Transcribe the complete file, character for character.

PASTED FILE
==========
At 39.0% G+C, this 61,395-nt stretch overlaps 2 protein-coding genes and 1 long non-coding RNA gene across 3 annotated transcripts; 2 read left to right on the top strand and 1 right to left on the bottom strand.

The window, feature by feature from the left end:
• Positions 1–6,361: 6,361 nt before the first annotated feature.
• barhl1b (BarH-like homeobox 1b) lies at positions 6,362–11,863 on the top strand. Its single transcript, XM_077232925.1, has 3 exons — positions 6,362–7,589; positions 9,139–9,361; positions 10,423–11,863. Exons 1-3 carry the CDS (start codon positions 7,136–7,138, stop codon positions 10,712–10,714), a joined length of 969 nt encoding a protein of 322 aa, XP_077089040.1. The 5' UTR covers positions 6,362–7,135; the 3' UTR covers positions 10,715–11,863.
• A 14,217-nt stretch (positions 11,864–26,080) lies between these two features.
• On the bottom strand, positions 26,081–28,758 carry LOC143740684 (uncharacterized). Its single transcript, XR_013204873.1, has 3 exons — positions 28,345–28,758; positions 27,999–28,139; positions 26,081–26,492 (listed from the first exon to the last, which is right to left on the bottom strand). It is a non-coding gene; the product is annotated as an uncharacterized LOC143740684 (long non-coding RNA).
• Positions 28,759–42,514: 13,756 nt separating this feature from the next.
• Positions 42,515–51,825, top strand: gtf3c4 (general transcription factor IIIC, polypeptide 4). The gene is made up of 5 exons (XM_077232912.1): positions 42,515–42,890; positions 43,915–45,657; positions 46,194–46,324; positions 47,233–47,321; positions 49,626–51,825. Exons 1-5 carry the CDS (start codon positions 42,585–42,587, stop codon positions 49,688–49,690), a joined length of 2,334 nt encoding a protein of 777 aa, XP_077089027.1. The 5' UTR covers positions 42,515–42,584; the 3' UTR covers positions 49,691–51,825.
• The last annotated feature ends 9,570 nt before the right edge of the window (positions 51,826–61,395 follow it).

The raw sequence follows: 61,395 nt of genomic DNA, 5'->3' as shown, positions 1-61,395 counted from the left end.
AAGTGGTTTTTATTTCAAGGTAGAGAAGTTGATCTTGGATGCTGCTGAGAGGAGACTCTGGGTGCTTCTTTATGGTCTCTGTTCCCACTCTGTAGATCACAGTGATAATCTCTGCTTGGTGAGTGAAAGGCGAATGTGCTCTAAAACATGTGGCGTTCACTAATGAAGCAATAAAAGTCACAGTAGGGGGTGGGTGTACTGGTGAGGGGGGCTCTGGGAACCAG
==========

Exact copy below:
At 39.0% G+C, this 61,395-nt stretch overlaps 2 protein-coding genes and 1 long non-coding RNA gene across 3 annotated transcripts; 2 read left to right on the top strand and 1 right to left on the bottom strand.

The window, feature by feature from the left end:
• Positions 1–6,361: 6,361 nt before the first annotated feature.
• barhl1b (BarH-like homeobox 1b) lies at positions 6,362–11,863 on the top strand. Its single transcript, XM_077232925.1, has 3 exons — positions 6,362–7,589; positions 9,139–9,361; positions 10,423–11,863. Exons 1-3 carry the CDS (start codon positions 7,136–7,138, stop codon positions 10,712–10,714), a joined length of 969 nt encoding a protein of 322 aa, XP_077089040.1. The 5' UTR covers positions 6,362–7,135; the 3' UTR covers positions 10,715–11,863.
• A 14,217-nt stretch (positions 11,864–26,080) lies between these two features.
• On the bottom strand, positions 26,081–28,758 carry LOC143740684 (uncharacterized). Its single transcript, XR_013204873.1, has 3 exons — positions 28,345–28,758; positions 27,999–28,139; positions 26,081–26,492 (listed from the first exon to the last, which is right to left on the bottom strand). It is a non-coding gene; the product is annotated as an uncharacterized LOC143740684 (long non-coding RNA).
• Positions 28,759–42,514: 13,756 nt separating this feature from the next.
• Positions 42,515–51,825, top strand: gtf3c4 (general transcription factor IIIC, polypeptide 4). The gene is made up of 5 exons (XM_077232912.1): positions 42,515–42,890; positions 43,915–45,657; positions 46,194–46,324; positions 47,233–47,321; positions 49,626–51,825. Exons 1-5 carry the CDS (start codon positions 42,585–42,587, stop codon positions 49,688–49,690), a joined length of 2,334 nt encoding a protein of 777 aa, XP_077089027.1. The 5' UTR covers positions 42,515–42,584; the 3' UTR covers positions 49,691–51,825.
• The last annotated feature ends 9,570 nt before the right edge of the window (positions 51,826–61,395 follow it).

The raw sequence follows: 61,395 nt of genomic DNA, 5'->3' as shown, positions 1-61,395 counted from the left end.
AAGTGGTTTTTATTTCAAGGTAGAGAAGTTGATCTTGGATGCTGCTGAGAGGAGACTCTGGGTGCTTCTTTATGGTCTCTGTTCCCACTCTGTAGATCACAGTGATAATCTCTGCTTGGTGAGTGAAAGGCGAATGTGCTCTAAAACATGTGGCGTTCACTAATGAAGCAATAAAAGTCACAGTAGGGGGTGGGTGTACTGGTGAGGGGGGCTCTGGGAACCAG